The LSAT at least purports to assess a bunch of intellectual abilities that are--to a large extent--innate: reading comprehension, logical reasoning, ability to parse and accurately interpret information under time constraints, etc.
Law school involving taking in a large amount of information within a limited time from and then being assessed through speeded exams. Legal practice involves having to comb through potentially nearly endless amounts of information, discern what is relevant and apply this in a way that is accurate, relatively complete, and persuasive.
Is it not obvious to you why one might hypothesize there is a difference in abilities (that are relevant to the study and practice of law) between someone who can score a 163 in a blind diagnostic LSAT, and someone who has to study for 35 hours a week for 5 months to achieve the same score (even if ultimately their results are identical)?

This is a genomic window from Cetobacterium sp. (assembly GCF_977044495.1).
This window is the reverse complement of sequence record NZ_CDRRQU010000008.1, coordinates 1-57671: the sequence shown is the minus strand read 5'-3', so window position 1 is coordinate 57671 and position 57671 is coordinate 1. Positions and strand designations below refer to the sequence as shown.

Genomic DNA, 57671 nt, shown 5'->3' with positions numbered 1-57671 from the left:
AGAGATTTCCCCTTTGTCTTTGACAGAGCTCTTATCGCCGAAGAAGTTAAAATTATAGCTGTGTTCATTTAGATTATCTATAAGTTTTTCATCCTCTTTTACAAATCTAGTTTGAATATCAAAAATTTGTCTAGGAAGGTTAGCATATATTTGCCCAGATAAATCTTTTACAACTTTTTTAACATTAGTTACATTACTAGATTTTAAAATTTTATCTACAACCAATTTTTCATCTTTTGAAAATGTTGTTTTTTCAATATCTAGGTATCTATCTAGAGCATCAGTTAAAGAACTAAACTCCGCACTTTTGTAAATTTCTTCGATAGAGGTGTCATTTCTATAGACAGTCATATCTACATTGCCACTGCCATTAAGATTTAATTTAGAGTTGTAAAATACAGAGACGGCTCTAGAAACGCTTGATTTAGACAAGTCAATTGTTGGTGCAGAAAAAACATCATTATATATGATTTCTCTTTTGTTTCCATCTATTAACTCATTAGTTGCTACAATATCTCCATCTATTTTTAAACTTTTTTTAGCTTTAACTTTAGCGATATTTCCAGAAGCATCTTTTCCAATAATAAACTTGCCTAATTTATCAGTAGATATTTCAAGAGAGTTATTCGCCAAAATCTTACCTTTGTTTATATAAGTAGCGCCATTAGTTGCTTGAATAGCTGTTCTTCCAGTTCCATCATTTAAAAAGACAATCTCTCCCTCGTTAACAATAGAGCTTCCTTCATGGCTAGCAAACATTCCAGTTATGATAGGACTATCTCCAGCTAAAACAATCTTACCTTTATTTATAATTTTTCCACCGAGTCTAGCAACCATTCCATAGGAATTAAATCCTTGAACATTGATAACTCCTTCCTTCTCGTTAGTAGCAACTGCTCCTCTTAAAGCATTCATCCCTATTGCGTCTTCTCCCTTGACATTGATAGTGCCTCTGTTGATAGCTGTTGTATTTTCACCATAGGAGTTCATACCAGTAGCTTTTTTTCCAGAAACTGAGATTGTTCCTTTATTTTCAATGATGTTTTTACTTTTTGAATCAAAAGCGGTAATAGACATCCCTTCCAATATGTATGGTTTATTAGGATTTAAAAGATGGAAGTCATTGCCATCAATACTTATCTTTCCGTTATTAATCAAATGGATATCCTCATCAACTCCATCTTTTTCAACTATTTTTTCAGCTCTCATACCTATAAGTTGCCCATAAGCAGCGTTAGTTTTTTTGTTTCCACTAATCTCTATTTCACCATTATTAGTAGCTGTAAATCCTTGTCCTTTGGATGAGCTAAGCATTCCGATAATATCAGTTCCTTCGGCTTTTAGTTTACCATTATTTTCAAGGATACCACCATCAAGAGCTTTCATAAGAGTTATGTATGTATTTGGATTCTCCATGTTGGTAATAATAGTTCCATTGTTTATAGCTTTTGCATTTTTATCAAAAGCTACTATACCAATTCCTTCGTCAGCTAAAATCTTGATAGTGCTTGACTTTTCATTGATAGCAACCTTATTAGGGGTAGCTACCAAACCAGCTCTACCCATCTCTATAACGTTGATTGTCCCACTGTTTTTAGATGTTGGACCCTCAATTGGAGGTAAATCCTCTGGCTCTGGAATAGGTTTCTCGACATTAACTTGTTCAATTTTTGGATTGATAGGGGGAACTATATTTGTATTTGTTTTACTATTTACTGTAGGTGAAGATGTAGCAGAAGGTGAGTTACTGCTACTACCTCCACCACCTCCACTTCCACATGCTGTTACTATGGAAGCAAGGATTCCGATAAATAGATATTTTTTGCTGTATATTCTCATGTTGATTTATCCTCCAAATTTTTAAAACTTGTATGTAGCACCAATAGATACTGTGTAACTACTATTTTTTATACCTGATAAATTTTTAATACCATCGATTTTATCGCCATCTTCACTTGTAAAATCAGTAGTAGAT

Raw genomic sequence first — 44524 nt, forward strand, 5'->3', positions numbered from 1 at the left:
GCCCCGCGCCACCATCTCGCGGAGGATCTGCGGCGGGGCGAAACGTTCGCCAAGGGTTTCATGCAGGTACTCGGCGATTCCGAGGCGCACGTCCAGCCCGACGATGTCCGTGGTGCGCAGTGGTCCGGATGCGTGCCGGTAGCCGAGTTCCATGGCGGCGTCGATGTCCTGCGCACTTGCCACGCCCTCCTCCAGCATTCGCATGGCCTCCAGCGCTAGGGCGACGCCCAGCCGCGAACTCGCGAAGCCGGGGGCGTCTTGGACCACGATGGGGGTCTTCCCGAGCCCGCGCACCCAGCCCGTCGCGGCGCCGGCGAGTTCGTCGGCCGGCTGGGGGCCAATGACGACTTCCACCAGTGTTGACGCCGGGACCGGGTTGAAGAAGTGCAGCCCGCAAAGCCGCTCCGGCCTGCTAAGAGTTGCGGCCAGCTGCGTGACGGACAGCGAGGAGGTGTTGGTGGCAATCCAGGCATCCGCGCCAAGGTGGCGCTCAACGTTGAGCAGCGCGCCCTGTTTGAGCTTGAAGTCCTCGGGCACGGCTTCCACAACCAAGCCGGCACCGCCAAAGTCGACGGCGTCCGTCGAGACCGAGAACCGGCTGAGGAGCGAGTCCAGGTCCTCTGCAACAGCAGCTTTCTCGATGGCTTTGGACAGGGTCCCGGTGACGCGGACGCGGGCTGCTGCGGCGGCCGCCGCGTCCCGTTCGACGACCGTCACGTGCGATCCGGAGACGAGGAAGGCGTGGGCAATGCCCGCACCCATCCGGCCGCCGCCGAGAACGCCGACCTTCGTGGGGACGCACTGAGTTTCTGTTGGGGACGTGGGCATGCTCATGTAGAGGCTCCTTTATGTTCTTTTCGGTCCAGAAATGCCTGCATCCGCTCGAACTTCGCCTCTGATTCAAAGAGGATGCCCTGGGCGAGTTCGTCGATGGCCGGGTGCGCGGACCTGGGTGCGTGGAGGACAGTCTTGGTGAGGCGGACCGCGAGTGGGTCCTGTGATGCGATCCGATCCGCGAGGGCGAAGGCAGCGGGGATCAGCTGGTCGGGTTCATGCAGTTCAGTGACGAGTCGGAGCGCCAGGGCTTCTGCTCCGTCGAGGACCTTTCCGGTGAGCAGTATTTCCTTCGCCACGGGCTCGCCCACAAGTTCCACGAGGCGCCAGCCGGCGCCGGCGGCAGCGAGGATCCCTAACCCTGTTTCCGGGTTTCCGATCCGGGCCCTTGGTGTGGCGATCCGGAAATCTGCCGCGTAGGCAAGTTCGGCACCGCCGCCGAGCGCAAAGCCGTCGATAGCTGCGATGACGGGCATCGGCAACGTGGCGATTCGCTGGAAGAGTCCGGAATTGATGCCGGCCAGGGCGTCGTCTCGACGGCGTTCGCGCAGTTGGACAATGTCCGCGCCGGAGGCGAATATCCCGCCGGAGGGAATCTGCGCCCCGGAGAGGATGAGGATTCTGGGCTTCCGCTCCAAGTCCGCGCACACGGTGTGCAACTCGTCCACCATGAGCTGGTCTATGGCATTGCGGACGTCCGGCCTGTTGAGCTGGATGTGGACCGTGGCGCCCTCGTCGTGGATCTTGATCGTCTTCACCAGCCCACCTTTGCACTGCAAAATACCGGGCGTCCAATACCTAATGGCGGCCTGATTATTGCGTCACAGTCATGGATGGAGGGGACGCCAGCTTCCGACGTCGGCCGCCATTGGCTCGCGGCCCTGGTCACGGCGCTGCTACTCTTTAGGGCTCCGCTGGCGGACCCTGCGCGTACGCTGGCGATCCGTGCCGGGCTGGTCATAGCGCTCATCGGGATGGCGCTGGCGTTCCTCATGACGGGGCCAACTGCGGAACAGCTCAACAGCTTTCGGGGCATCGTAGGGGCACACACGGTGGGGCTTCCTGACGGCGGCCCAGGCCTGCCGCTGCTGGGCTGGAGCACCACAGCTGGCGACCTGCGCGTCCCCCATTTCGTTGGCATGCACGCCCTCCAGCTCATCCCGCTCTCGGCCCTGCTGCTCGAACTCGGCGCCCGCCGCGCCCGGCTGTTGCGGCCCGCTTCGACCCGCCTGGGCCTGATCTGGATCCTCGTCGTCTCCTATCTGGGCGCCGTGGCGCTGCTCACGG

Again, I don't say this to knock you. Once you get admitted, your LSAT score itself is irrelevant. I say that I'm curious about this, as a hypothesis, in terms of what the LSAT actually represents. Because you studied very long and hard, which is absolutely to your credit, but in law school and legal practice everyone has the same amount of lead time to complete tasks.
So I had originally intended to apply at UVic only if my LSAT was high enough, but since my score was on the lower end of what I was hoping for, and is good enough for a shot at my second choices, I was going to pass this school up. However, I'm thinking I may apply at UVic anyway as my "reach" school (even though I'm likely still waitlist material at best). But since the index circulating on these forums uses percentiles, I was wondering - would UVic use the percentile generated from all applicants in the pool, or the percentile from the specific LSAT sitting I did shown on LSAC?
Also, with the pandemic, are they still considering CR/Pass grades as part of the drops?